• PL to G mount adapter available by Alpa, Kipon and Fotodiox is working on it
  • pre-orders are piling up fast

Fujifilm GFX 100: B&H Photo, AmazonUS, Adorama, Focuscamera

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Fujifilm GFX100 Phase Detection Pixel Banding and Pixel Shift Multishot Solution

the black line in the center part has been manually added by Bill from Photons to Photos

the black line in the center part has been manually added by Bill from Photons to Photos

Fujifilm GFX100

For years, mirrorless cameras lagged behing DSLRs in terms of autofocus speed.

In order to catch up, companies started to incorporate phase detection pixels on their sensors, and modern cameras have phase detection pixels spread all over the sensors, very much to the delight of photographers, who enjoy fast autofoucs, eye autofocus all over the frame and reliable subject tracking.

But no technology is perfect, and so also phase detection has its downside.

When pushed to the extreme (meaning extreme shadow recovery for example), sensors with phase detection pixels can show some banding.

This has been documented with Nikon, Sony and so forth, and of course Fujifilm is no exception. They all use the same Sony sensor at the end of the day :).

It looks like also the Fujifilm GFX100 is (unsurprisingly) showing the same banding issue, when its RAW files are pushed to the extreme.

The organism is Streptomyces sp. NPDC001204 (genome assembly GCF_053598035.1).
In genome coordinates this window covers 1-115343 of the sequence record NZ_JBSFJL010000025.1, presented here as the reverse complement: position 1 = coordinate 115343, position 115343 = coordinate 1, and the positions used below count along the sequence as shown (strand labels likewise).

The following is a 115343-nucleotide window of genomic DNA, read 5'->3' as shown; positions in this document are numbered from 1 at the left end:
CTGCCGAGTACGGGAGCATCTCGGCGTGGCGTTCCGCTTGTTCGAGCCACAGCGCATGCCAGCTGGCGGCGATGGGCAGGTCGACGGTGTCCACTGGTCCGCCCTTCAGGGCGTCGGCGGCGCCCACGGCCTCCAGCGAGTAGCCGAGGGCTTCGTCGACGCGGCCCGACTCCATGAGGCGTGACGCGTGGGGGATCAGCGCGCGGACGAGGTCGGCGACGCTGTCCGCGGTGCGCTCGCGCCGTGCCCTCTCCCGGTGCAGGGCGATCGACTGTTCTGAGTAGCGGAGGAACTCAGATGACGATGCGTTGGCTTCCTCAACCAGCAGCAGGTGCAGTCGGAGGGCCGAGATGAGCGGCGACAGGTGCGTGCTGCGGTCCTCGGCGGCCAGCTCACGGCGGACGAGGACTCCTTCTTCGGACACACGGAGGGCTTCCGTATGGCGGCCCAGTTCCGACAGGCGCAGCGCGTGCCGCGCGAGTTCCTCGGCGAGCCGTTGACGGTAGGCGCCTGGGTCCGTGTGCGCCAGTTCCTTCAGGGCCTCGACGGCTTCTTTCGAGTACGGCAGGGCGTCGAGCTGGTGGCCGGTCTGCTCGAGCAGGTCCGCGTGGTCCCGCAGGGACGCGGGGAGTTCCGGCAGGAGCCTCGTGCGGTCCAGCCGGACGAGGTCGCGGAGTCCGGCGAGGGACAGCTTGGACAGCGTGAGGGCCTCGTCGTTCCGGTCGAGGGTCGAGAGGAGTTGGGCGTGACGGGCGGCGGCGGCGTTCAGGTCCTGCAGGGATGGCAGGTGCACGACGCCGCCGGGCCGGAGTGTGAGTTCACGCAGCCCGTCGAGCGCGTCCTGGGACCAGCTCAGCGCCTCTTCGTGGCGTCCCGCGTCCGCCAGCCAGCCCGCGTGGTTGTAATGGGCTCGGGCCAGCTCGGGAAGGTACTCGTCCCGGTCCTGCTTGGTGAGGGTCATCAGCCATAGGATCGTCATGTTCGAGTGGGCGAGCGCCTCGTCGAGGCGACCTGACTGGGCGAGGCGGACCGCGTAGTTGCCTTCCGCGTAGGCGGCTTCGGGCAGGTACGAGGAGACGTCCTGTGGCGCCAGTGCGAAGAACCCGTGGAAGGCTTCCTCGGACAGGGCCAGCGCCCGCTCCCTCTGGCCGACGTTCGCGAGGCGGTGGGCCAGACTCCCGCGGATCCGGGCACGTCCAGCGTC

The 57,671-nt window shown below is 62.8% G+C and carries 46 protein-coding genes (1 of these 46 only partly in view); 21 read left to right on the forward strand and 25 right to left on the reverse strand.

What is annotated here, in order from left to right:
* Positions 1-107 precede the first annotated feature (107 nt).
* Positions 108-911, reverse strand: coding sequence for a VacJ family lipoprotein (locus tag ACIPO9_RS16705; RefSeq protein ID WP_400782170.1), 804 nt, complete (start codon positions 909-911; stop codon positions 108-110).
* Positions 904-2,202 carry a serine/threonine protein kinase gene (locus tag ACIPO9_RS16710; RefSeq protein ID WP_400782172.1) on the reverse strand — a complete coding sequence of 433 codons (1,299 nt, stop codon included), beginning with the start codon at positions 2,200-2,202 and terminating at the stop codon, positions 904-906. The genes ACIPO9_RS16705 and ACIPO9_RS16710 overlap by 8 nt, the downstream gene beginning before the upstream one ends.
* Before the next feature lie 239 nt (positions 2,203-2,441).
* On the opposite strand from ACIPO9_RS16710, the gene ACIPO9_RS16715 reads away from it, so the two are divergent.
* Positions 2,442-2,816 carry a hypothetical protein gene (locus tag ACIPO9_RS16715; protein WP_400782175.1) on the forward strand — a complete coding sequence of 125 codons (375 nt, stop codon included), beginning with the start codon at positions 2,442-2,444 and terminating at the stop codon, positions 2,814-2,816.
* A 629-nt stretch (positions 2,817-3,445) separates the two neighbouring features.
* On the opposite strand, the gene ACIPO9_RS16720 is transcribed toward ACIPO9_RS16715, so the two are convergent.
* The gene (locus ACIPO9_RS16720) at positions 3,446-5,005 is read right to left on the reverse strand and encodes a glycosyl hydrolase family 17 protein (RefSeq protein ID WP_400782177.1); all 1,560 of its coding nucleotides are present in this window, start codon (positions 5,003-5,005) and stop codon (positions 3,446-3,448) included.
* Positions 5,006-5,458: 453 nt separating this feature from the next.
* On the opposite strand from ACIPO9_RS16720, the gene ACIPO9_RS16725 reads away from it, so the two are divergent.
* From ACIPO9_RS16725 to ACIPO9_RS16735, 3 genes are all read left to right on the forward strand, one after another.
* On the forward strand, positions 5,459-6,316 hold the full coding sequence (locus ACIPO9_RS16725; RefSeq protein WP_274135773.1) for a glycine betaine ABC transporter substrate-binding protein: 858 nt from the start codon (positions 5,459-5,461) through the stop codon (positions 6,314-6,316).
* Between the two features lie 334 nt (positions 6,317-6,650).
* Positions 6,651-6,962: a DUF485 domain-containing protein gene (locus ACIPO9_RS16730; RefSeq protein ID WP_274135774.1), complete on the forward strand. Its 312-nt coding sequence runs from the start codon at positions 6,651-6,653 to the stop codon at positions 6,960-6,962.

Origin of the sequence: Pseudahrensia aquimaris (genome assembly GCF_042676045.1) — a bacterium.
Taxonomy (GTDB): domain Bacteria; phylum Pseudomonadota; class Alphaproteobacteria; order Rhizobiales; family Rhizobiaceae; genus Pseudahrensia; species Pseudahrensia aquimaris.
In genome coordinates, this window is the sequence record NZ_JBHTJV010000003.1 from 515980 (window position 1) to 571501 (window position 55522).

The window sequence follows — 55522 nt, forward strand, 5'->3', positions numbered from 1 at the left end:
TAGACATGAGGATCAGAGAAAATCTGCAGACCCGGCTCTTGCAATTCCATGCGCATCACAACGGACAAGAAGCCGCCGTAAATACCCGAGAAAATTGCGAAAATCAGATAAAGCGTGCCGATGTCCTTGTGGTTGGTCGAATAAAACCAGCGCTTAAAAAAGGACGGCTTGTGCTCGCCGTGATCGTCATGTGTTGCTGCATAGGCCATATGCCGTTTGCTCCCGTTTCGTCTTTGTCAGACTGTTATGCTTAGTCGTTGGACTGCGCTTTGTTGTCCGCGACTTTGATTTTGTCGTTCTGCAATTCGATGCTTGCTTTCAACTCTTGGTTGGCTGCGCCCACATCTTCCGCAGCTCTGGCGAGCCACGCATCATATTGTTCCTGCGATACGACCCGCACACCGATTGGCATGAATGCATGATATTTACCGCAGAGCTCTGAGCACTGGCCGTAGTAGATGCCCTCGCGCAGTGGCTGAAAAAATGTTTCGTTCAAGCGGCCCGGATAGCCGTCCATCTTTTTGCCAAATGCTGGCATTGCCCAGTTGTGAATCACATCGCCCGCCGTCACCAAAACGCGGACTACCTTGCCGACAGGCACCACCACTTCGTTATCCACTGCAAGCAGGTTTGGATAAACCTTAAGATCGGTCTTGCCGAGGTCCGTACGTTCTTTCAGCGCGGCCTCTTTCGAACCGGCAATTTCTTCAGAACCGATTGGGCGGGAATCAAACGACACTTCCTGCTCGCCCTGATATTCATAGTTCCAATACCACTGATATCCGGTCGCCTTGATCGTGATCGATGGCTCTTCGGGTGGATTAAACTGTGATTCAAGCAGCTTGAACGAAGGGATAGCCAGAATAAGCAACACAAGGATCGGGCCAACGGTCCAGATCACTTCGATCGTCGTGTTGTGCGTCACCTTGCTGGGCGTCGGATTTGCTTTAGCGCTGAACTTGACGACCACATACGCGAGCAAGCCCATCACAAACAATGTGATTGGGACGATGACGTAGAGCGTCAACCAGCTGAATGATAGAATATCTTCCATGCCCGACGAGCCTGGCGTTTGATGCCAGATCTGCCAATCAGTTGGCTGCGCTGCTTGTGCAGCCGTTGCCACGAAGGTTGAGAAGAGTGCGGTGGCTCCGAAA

In fact, the Fujifilm GFX100 sensor has

  • a total of 3.78 million phase detection pixels
  • 7,776 PDAF pixels every 18 lines

The more phase detection pixels a sensor has, the more you can use phase detection also in lower light.

Bill Claff from Photons to Photos has published a Fujifilm GFX100 sensor heatmap (via dpreview), showing a short black line every 18 rows (see image above).

Should we panic?

I guess not. Or we could just throw any modern mirrorless camera into the garbage that uses phase detection pixels (unless it’s X-Trans ;) ).

It’s, as always, a tradeoff.

Do you want faster autofocus? Or do you want RAW files that even when pushed to its limits and beyond don’t show banding?

The Solution

First off: Fujifilm is fine tuning the firmware for the Fujifilm GFX100, and of course they are aware of banding. They are working to optimize sensor readout and the final firmware will show, how much banding the camera will really have.

But in any case, there is partially a solution to that, even without optimized and final firmware.

As I told you already months ago, Fujifilm is working to bring pixel shift multishot into the Fujifilm GFX100.

The original goal was to have it ready for GFX100 launch, but it needs a bit more time of development.

But pixel shift mulitshot will come, and as we have seen from other phase detection mirrorless cameras offering this feature, pixel shift reduces or even eliminates banding completely.

So, as long as you are shooting static subjects on a tripod and use pixel shift multishot, you won’t have any issues with banding.

Fujifilm GFX 100: B&H Photo, AmazonUS, Adorama, Focuscamera

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Full set of "false color" images where the colors are just used to help show structure as opposed to randomness.

Full set of “false color” images where the colors are just used to help show structure as opposed to randomness.